Automatic Exchange of Financial Information

automatic exchange of financial information

Automatic Exchange of Financial Information is the answer of international tax authorities to global tax evasion and is intended to facilitate international cooperation and sharing of financial information between international tax authorities to ensure compliance with each country’s local tax laws.


Why is Automatic Exchange of Financial Information Required?

Global tax evasion is becoming an increasing problem and is costing governments billions of dollars in lost tax revenue.  Up until now, governments have been relying on Tax Information Exchange Agreements to pursue cases of tax evasion.

However there have been a number of limitations with tax information exchange agreements including:

  • they are bilateral agreements, meaning an agreement between two countries.  So each country needs to negotiate an agreement with every other country it wishes to exchange information with.  This is not only time consuming, but provides loop holes where, say, a resident of one country can move their assets to a country in which no bilateral agreement exists at the time;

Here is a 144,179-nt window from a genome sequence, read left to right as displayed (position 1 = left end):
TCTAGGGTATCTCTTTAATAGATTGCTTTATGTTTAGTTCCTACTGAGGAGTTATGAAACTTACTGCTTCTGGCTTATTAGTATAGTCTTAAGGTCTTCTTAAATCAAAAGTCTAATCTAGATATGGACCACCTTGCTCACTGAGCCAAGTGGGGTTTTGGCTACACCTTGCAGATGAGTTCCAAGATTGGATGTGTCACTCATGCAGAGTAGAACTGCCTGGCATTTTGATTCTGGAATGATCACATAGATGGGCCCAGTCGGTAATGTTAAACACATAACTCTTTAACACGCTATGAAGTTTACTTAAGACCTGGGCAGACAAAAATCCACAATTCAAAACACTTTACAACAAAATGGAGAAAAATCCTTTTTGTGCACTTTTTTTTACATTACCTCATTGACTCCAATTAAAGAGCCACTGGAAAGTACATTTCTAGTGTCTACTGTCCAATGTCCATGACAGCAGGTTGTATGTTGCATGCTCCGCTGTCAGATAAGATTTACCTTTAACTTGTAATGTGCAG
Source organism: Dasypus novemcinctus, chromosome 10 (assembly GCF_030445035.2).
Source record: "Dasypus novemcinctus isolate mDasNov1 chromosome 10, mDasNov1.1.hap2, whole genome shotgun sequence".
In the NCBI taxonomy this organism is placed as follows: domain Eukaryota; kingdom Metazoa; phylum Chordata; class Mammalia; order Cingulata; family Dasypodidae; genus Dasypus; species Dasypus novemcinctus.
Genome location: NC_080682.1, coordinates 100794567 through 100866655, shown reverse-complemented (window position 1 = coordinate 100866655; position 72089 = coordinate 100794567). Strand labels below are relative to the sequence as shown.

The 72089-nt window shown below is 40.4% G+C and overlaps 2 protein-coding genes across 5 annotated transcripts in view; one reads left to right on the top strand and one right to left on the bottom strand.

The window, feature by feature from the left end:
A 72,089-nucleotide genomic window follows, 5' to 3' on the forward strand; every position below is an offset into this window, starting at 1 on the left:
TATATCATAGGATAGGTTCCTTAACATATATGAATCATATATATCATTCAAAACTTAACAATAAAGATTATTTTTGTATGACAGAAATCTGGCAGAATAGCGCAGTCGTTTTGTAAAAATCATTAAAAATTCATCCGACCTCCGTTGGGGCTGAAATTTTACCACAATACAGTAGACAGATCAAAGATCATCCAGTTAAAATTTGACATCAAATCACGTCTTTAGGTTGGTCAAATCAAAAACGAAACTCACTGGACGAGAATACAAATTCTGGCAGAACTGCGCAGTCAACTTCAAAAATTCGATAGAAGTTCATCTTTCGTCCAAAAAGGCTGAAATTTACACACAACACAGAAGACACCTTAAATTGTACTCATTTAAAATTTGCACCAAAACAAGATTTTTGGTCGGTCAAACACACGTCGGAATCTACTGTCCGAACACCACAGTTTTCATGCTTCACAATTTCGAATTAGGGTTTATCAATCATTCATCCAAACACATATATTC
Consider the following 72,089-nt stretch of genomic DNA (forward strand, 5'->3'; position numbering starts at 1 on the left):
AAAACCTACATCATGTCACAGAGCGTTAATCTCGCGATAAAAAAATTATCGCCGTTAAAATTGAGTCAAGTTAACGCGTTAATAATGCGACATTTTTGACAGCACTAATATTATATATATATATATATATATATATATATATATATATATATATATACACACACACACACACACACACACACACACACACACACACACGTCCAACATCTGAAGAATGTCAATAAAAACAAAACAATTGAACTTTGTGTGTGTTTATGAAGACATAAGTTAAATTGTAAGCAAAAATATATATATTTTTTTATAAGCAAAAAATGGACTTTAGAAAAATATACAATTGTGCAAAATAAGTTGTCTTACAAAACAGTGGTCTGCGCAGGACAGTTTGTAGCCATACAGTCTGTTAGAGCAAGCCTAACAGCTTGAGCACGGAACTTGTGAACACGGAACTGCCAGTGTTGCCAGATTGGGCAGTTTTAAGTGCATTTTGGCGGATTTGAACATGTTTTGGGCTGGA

• the requesting government needs to know what specific information they are looking for (including the name of the (non)taxpayer, their account details, and provide adequate justification for why they suspect the individual or company may be involved in illegal activities; and
  • the government who is being requested to provide information needs to be able to access the requested information.  As it is usually tax haven governments that are being requested information, their laws and systems mean that it is not always possible to collect such information.